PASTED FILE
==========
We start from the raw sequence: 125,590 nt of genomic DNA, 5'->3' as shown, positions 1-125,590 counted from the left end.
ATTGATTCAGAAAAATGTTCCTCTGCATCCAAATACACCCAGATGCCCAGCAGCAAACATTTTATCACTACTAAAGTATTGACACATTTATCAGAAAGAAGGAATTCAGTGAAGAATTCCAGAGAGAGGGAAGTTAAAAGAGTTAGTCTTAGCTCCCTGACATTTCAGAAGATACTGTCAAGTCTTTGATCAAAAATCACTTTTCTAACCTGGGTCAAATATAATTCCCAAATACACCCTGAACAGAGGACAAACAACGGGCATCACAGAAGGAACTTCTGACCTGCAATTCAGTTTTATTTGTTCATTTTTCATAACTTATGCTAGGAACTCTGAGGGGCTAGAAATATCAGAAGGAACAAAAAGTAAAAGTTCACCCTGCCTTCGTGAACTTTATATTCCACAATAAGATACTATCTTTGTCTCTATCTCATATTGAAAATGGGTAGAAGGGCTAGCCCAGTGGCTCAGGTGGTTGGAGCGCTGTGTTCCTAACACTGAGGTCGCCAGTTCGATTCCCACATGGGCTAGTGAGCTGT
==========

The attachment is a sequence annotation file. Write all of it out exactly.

We start from the raw sequence: 125,590 nt of genomic DNA, 5'->3' as shown, positions 1-125,590 counted from the left end.
ATTGATTCAGAAAAATGTTCCTCTGCATCCAAATACACCCAGATGCCCAGCAGCAAACATTTTATCACTACTAAAGTATTGACACATTTATCAGAAAGAAGGAATTCAGTGAAGAATTCCAGAGAGAGGGAAGTTAAAAGAGTTAGTCTTAGCTCCCTGACATTTCAGAAGATACTGTCAAGTCTTTGATCAAAAATCACTTTTCTAACCTGGGTCAAATATAATTCCCAAATACACCCTGAACAGAGGACAAACAACGGGCATCACAGAAGGAACTTCTGACCTGCAATTCAGTTTTATTTGTTCATTTTTCATAACTTATGCTAGGAACTCTGAGGGGCTAGAAATATCAGAAGGAACAAAAAGTAAAAGTTCACCCTGCCTTCGTGAACTTTATATTCCACAATAAGATACTATCTTTGTCTCTATCTCATATTGAAAATGGGTAGAAGGGCTAGCCCAGTGGCTCAGGTGGTTGGAGCGCTGTGTTCCTAACACTGAGGTCGCCAGTTCGATTCCCACATGGGCTAGTGAGCTGT